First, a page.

It looks like hell has frozen over. After spending the better part of the last two years firmly ensconced inside the barrel because of some truly terrible decision making—cough, Knight Rider—NBC Entertainment co-chairman Ben Silverman might actually deserve some credit. Kings, which premiered last night, was as bizarre and interesting as anything we’ve seen on network television in quite some time; the more commercials we see for Southland, the new cop drama from ER producer John Wells, the more we think it actually looks good—like some pastiche mess of Training Day, Crash, The O.C. and Colors; and for all the negative ink that has been spilled over Jimmy Fallon, the fact remains that he’s done a very good job acquitting himself in late night television during his first two weeks and has the ratings to show for it. Now comes word that the network has cast the once-funny Chevy Chase in a funny-sounding new pilot called Community, which has been described as “Stripes at a community college.”
The new series stars Joel McHale, the snarky host of The Soup, as a lawyer who is forced to go back to community college after he finds out his degree isn’t valid; Mr. Chase is set to play one of the other students, about whom little is known beyond the fact that he’s on wife number five. On the surface, the premise sounds both lame and slight. But since Community’s executive producers, brothers Joe and Anthony Russo, were also a major part of Arrested Development—they directed the pilot episode as well as some of our favorites like “Motherboy XXX” and “Meet the Veals”—we’ll give them the benefit of the doubt (and simultaneously forget that they had anything to do with You, Me and Dupree). And while Mr. Chase hasn’t been funny in nearly 20 years, there is always the chance he can regain a speck of his past glory. Playing the second or third lead on a sitcom seems perfect. Mr. Chase won’t have the pressure to carry the entire show, and the network won’t put any unreal expectations on the series like it would if Mr. Chase were the star. We just hope for NBC’s sake that he didn’t use up all of his comeback mojo during his upcoming guest arc on Chuck.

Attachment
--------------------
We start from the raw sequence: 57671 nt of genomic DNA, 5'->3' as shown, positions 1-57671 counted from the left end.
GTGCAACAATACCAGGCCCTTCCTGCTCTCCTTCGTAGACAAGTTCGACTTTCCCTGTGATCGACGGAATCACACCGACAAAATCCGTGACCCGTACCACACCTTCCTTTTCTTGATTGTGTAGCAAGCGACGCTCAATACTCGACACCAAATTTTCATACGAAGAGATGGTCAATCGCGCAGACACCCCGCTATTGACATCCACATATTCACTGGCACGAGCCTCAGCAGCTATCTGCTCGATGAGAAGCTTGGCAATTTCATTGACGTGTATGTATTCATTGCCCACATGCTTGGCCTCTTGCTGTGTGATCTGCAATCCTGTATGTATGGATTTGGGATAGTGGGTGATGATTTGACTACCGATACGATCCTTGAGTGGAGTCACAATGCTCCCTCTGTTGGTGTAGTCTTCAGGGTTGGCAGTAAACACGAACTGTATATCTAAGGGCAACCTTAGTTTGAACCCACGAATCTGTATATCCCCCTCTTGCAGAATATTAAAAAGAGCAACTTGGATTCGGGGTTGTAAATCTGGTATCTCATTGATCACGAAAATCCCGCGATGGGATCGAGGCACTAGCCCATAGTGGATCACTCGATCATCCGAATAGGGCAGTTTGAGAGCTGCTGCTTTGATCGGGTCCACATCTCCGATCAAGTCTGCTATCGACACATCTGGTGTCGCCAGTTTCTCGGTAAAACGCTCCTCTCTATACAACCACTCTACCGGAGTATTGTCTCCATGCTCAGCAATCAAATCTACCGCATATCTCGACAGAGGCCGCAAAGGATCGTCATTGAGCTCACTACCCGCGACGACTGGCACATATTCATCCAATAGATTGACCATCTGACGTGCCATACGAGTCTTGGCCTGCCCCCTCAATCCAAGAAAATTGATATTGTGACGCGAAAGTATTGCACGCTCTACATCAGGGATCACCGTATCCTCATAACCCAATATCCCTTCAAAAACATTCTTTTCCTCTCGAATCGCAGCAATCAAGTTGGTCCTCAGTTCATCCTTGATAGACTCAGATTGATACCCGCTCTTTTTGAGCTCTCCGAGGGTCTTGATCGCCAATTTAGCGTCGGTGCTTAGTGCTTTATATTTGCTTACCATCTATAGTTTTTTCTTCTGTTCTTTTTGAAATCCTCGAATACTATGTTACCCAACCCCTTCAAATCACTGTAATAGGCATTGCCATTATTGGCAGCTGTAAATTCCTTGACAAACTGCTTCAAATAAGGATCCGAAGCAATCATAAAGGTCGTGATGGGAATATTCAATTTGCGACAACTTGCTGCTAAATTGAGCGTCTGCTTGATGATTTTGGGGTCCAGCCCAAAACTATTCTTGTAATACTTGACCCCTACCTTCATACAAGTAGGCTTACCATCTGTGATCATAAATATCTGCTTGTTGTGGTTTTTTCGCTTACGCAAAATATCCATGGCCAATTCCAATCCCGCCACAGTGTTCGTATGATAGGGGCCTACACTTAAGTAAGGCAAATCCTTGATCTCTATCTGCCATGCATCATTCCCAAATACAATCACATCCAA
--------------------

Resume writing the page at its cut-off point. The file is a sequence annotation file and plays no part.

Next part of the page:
Of course with only 10 hours of prime-time programming available per week starting in the fall when Jay Leno takes over the 10 p.m. time slot, we’re not exactly sure where Community will fit in on NBC’s schedule. But wherever it lands, we’ll be watching. Dare we say it, but maybe Mr. Silverman knows what he’s doing after all?